When I started with standards based grading 3 years ago, the one thing that struck me the most about the process was how much work there was to do before school even started. While I genuinely believe that it doesn’t take great changes for most teachers to implement a standards based program in their classrooms because they already do most of the things that are required, I do suspect that most teachers will need to put in some summer work in order to get started. This work is best completed by a PLC (Professional Learning Community), but, as my experience shows, can also be an individual project.
In this post and the two that follow, I want to walk you through the basic steps of getting a standards based grading program up and running. I hope to give you an overview of what it takes to get going and some tips at avoiding pitfalls in the process. Because I have been working on my standards based grading platform for awhile now, I feel like I have some thoughts that can be helpful. To this end, I have divided my thoughts into into three posts: before instruction, during instruction, and after instruction.
The first step to beginning a standards based grading program is to understand what is exactly in the standards. Even though every teacher on earth has read the standards and understands what the standards require of them, not as many have really dug into the standards through a process called “unpacking.”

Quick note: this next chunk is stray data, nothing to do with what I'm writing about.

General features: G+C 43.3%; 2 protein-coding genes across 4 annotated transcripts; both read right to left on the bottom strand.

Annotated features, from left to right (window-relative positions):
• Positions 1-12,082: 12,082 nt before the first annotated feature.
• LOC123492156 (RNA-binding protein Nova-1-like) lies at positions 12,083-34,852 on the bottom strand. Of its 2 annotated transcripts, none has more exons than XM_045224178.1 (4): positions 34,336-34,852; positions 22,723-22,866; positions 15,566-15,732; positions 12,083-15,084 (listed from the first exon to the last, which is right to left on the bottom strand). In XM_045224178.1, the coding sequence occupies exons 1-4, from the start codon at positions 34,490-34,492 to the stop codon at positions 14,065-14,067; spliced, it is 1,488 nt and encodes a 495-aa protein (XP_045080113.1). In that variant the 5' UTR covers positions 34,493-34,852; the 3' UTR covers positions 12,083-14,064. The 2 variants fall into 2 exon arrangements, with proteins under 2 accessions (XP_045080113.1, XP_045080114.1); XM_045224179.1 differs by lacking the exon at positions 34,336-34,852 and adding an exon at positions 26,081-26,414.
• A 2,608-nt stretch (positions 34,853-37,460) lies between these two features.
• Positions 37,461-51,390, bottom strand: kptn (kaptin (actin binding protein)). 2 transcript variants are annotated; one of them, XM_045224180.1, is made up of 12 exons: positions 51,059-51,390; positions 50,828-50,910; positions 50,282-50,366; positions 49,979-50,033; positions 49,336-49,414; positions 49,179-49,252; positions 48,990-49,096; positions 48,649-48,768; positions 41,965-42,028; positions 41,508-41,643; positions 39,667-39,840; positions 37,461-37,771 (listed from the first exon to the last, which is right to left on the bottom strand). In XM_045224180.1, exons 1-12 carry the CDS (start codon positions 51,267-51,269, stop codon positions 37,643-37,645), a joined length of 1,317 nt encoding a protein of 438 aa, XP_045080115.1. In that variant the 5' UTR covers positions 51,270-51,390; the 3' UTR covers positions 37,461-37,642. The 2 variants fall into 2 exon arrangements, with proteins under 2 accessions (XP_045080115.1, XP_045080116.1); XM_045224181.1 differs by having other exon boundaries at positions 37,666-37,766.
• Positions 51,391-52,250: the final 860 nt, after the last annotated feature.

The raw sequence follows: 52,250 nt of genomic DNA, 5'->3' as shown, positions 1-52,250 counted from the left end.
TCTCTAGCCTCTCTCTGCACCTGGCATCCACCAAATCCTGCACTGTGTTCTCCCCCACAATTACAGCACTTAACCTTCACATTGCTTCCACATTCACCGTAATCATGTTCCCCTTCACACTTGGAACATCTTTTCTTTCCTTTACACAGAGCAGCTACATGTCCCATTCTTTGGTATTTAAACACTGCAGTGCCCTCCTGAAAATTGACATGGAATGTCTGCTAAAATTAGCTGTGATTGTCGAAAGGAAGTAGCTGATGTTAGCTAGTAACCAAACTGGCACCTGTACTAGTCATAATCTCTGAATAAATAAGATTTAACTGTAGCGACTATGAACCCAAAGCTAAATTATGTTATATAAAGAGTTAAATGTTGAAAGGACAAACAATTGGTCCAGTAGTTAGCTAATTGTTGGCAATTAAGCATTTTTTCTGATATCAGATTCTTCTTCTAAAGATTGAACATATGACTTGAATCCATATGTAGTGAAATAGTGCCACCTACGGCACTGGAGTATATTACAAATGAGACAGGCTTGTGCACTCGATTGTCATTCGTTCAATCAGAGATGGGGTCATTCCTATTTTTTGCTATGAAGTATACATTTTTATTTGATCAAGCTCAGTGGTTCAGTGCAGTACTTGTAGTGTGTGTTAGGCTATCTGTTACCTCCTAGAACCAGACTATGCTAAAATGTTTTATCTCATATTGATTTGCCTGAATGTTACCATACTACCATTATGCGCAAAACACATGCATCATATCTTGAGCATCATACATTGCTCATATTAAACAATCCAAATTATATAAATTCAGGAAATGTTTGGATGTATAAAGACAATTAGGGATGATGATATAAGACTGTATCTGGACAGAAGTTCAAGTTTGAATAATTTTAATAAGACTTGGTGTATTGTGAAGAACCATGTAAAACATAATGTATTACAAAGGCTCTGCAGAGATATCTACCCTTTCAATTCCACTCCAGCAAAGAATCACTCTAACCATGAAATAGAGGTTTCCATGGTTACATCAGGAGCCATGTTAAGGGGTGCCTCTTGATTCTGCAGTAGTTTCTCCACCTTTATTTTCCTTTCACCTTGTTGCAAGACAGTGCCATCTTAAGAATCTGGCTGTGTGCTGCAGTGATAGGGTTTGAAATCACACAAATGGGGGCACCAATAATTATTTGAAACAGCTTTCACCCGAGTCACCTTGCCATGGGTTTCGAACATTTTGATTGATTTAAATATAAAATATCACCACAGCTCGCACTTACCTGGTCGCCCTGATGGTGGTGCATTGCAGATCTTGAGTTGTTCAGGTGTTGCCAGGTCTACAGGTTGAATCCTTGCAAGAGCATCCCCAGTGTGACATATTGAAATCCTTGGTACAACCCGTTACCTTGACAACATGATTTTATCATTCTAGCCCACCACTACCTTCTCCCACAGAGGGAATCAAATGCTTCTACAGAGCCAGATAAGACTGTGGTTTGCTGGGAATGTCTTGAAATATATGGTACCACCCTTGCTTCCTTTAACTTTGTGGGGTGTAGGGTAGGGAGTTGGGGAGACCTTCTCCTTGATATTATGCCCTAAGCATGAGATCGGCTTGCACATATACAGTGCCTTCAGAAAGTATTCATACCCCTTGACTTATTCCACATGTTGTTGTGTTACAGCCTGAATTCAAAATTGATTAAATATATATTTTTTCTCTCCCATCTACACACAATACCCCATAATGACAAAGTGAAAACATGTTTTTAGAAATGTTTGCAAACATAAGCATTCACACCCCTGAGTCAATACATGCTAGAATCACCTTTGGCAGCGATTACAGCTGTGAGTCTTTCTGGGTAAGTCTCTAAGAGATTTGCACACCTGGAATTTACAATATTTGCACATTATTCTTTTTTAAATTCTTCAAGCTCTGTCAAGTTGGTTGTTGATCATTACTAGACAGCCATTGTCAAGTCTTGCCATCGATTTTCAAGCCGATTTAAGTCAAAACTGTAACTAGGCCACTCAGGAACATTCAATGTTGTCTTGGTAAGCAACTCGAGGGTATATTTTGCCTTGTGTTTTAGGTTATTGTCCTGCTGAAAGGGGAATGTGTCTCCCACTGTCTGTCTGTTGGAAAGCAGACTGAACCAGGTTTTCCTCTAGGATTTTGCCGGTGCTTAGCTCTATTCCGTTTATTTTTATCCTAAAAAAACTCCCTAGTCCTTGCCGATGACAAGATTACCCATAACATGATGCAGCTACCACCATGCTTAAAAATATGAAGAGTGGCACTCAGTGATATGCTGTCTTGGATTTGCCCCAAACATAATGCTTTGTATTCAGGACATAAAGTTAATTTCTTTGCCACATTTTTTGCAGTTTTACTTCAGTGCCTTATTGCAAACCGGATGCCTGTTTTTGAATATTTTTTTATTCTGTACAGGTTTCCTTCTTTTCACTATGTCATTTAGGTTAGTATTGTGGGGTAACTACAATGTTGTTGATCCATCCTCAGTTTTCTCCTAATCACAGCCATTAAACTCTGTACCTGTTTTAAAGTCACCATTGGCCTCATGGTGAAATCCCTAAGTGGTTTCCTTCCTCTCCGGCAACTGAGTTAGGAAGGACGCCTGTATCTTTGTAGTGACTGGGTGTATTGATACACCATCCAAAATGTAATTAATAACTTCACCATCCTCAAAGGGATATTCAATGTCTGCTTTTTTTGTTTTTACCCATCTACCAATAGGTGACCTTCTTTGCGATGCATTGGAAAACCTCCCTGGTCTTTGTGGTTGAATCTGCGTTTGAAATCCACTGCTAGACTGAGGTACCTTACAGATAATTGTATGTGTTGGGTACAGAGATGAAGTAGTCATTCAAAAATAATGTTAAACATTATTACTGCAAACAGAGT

Unpacking the Standards
Unpacking the standards means teasing out each individual concept and skill that the core requires. For each standard, write down all of the nouns (concepts) and all of the verbs (skills); reflect on what the standard is asking; and think about what activities might be appropriate to use to teach the standard. This unpacking work allows the teacher to really understand what the core is asking and to break it down into its individual components. Since many of the standards are long and contain several concepts and skills, it is important to break them down first to truly understand what needs to be taught in class.
While it might be easy to go to Google and search for unpacked standards in your content area, I believe that is a mistake. The act of going through the standards and unpacking them has immense value that will be missed if you skip it in favor of using someone else’s work. Spending time understanding and reflecting on the content has immense value to a teacher, and unpacking the standards is the best way to approach that reflection.
The next step in the process of standards based grading is to create a list of standards for your classroom, or a “guaranteed viable curriculum.”
Guaranteed Viable Curriculum